I'm up by 5.30am, wash in cold water in the basin in the bedroom
and get my working clothes on. Elizabeth's up early so there's a
nice warm kitchen and hot tea and bread and butter waiting.
We don't leave much before 6 am, this house being so close to the
factory. It beats walking a couple of miles before you start work
and home again after a long hard day.
I started work at Thomas Heathcoat's factory in Barnstaple, just
before my 10th birthday. I moved to the lace factory in Tiverton
30 years ago when the Barnstaple factory closed.
work on the frame machines now, that twist the silk thread around
to make the net. That's what John Heathcoat invented. They're clever
machines. I started as a machine lad on one shilling and sixpence
a week and now I'm in charge of three machines with a couple of
machine lads to help me.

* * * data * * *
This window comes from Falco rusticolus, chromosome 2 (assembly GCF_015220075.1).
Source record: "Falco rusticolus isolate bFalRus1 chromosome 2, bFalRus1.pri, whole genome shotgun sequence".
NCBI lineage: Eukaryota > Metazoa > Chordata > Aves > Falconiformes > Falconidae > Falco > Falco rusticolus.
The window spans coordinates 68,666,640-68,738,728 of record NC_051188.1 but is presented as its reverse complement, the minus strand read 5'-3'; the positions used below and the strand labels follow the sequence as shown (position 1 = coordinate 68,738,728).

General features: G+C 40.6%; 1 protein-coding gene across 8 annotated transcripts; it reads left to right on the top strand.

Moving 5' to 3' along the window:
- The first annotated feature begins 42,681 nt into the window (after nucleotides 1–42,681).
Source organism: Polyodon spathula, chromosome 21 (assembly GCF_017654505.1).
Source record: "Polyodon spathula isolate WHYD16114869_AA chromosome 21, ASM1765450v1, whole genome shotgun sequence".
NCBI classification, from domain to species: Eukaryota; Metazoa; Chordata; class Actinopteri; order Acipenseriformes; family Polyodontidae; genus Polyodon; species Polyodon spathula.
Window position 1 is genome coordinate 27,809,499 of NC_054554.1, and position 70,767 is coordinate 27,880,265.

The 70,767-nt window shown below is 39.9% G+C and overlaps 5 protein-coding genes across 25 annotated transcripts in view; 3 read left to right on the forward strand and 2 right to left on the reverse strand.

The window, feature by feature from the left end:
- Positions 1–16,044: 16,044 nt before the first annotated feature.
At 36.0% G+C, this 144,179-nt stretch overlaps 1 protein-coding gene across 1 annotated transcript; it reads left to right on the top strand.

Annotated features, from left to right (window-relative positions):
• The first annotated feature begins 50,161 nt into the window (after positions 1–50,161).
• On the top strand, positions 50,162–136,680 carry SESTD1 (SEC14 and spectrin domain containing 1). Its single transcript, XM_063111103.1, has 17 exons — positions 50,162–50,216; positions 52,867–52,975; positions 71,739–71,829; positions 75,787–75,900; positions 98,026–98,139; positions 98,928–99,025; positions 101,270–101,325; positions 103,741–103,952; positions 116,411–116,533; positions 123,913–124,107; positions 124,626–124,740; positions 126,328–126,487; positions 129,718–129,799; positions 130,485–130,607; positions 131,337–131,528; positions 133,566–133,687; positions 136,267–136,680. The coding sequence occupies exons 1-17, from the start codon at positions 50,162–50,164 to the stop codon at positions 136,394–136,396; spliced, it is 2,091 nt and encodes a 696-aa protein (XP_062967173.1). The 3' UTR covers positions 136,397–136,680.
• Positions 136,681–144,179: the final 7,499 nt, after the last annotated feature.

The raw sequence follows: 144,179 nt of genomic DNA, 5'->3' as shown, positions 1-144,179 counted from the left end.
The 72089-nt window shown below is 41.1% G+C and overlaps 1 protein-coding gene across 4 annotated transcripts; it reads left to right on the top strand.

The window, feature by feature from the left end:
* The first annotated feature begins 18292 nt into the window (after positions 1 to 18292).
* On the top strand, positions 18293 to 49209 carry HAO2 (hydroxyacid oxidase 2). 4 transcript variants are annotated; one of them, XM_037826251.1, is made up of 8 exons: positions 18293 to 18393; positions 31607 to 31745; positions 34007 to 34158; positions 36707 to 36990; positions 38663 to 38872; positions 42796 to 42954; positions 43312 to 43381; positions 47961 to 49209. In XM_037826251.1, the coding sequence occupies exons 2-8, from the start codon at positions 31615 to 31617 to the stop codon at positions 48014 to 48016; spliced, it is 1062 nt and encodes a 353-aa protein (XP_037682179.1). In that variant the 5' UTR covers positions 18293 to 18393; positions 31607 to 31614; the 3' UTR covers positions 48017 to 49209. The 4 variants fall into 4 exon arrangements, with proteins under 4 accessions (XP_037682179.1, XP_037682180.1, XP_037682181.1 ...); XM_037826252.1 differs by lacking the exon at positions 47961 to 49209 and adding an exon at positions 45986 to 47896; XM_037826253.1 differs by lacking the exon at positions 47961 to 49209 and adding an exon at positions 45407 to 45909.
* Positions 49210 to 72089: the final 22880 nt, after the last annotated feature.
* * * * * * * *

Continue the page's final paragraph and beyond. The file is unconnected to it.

I'm too tired to do much when I get home just after 6pm. Elizabeth
has supper ready. She's a good cook.
Monday is washday. I get up a bit earlier than usual, about 4.30,
to get my boiler filled and lit as well as cleaning and lighting
the water's heating I sort out the dirtiest clothes to leave till
last.Then I fill the dolly tub and get to work with the old dolly
peg and elbow grease. It takes all morning to wash and rinse the
I blue bag the whites to make them nice and bright and there's
the shirt collars and things to starch.
Alice works mornings in the lace finishing room, she'll start full
time when she's 13, so she's home to give me a hand with the mangling
in the afternoon. We try to be finished by 5.30. I'm glad when it's
fine so we can get most of it dry on the line. Otherwise it's hanging
by the range to dry and John's not keen on that when he gets home
for his supper just after 6.00. We usually have cold meat cooked
with onions, carrots and potatoes. Not much time for cooking on